By Romeo San Vicente
A Very Gaga Thanksgiving
Leave it to Lady Gaga to avoid the typical when it comes to holiday specials. Instead of joining the Christmas onslaught and risking getting lost in the shuffle of one-off TV events, Gaga’s “A Very Gaga Thanksgiving” will not only allow her to get the jump on every other entry but put her in the more rarefied atmosphere occupied by very few other Thanksgiving-themed holiday specials. In other words, she’s chosen the esteemed company of Charlie Brown over Kathie Lee Gifford. The ABC special will feature Gaga performing her new single “Marry The Night” as well as her recent duet with Tony Bennett, “The Lady Is A Tramp.” She’ll be interviewed by Katie Couric, perform her version of “White Christmas” (it never hurts to hedge your bets) and help chef Art Smith make deep-fried turkey with waffles – presumably, while dressed as a bottle of Mrs. Butterworth’s syrup. Set your DVR for Thursday, Nov. 24, Thanksgiving night.
Queen Latifah needs to talk to you about…
Back in 1999, Queen Latifah was still transitioning from a hip-hop career, where she was known primarily as a rapper, to a film and singing career. And around that time she got her own talk show, “The Queen Latifah Show.” It didn’t last long, but that was before Oprah left the field wide open for a successor and the last 11 years saw Latifah’s career skyrocket to the A-list (even though her sexual orientation remains the subject of public speculation, prompts discussions of “glass closets,” and, to this moment, isn’t quite 100-percent confirmed). So now a new show is in the works, produced by Latifah’s Hollywood pals Will and Jada Pinkett Smith, and their business plan is a shrewd one: it’s not hitting airwaves until the fall of 2013, which ought to give the current crop -Anderson Cooper, Bethenny Frankel, Steve Harvey, Ricki Lake and Jeff Probst – time to thin their own ranks via cancellations.
Watch out, the ‘Original Dragon Tattoo’ Girl is coming back
Rooney Mara may be the woman American audiences eventually recognize most in the role of Lisbeth Salander after the English-language version of “The Girl With the Dragon Tattoo” hits theaters in December, but it was Noomi Rapace, the star of the original trilogy of Swedish films, who carried those movies to this side of the world in the first place. As the hard-bitten, crime-busting lesbian computer genius, Rapace shocked audiences with her character’s capacity for violence and her charismatic chilly presence left an indelible mark on every minute of the series. Now Rapace is re-teaming with Dragon Tattoo director Niels Arden Oplev for an English language film co-starring Colin Farrell. In “Dead Man Down,” she’ll play a woman who seduces a gangster just so she can blackmail him afterward. The film starts shooting in early 2012, with a probable 2013 release date to follow. Sounds like another role that calls for a strong woman, and Rapace is more than capable of it. Just don’t call it typecasting; think of it as building a brand.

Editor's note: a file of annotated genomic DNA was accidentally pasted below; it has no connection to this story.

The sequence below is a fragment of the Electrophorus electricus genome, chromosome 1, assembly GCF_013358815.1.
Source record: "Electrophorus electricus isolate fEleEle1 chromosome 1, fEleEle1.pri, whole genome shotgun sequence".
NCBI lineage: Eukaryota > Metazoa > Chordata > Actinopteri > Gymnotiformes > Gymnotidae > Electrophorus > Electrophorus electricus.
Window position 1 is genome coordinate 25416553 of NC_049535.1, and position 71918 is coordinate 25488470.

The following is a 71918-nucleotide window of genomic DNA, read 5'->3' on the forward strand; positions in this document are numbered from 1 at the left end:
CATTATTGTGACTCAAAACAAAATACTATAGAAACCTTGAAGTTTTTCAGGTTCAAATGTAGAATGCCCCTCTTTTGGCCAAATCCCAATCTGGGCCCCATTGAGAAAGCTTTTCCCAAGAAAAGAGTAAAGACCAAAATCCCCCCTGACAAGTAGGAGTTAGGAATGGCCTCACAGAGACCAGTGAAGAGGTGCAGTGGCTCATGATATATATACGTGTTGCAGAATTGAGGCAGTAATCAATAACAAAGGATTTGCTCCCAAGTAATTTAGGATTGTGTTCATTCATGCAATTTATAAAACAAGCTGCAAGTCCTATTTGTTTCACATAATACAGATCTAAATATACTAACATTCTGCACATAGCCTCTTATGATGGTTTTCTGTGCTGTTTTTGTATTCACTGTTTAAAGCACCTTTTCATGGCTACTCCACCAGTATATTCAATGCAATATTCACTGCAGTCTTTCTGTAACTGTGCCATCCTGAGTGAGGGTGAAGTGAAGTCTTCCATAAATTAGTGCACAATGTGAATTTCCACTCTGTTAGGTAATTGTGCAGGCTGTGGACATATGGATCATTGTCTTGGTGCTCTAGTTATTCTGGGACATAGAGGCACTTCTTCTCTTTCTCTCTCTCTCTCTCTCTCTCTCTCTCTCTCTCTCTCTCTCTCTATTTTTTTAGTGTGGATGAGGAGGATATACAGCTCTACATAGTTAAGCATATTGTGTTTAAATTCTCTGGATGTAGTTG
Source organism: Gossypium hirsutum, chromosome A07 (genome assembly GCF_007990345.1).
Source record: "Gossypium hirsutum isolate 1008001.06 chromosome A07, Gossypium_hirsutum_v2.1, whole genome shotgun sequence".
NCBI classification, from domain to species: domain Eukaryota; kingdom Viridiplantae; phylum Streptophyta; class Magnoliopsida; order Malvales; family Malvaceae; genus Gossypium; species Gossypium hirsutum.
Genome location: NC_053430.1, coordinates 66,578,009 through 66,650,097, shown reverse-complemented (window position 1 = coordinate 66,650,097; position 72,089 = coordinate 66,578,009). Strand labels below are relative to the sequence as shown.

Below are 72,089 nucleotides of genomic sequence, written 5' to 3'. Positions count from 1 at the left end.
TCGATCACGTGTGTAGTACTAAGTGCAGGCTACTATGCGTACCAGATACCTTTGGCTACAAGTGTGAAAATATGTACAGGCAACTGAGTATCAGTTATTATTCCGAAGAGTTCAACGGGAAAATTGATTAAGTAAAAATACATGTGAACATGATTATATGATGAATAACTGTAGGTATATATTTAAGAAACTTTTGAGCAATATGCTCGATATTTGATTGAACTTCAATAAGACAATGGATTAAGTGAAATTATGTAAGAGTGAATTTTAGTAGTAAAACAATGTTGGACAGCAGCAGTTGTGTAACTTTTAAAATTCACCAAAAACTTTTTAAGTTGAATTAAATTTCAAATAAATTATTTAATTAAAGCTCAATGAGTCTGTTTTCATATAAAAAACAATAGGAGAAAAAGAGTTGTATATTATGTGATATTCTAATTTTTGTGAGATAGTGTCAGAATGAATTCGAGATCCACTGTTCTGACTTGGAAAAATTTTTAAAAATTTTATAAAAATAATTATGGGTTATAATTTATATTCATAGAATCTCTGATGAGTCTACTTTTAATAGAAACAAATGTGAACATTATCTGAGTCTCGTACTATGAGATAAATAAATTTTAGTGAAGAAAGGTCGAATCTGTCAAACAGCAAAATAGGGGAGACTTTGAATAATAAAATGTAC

Cheyenne Jackson and Nathan Lane, playing it straight?
What kind of sitcom would you expect to see from two gay actors like Nathan Lane and Cheyenne Jackson? How about one where there’s no mention of any overly gay plot? No? Well here goes: USA has greenlit an untitled comedy pilot from Oscar nominee Douglas McGrath (“Bullets Over Broadway”) that will star Lane, Jackson and “Scrubs” vet Ken Jenkins. Centered on an unlucky actor (Lane) whose fledgling Broadway career is derailed when his elderly father becomes ill, he’ll return fish-out-of-water-style to his Texas hometown, befriending his father’s doctor (Jackson) in the process. Obviously, one or both of the characters could turn out to be gay, but right now that’s not information anyone’s been given. Frankly, it would be an interesting development if neither character were written gay. Jackson already plays a heterosexual character on “30 Rock,” and it would provide further proof that openly gay actors can take on any role they’re asked. Neil Patrick Harris and Zachary Quinto can’t be expected to carry that burden alone, right?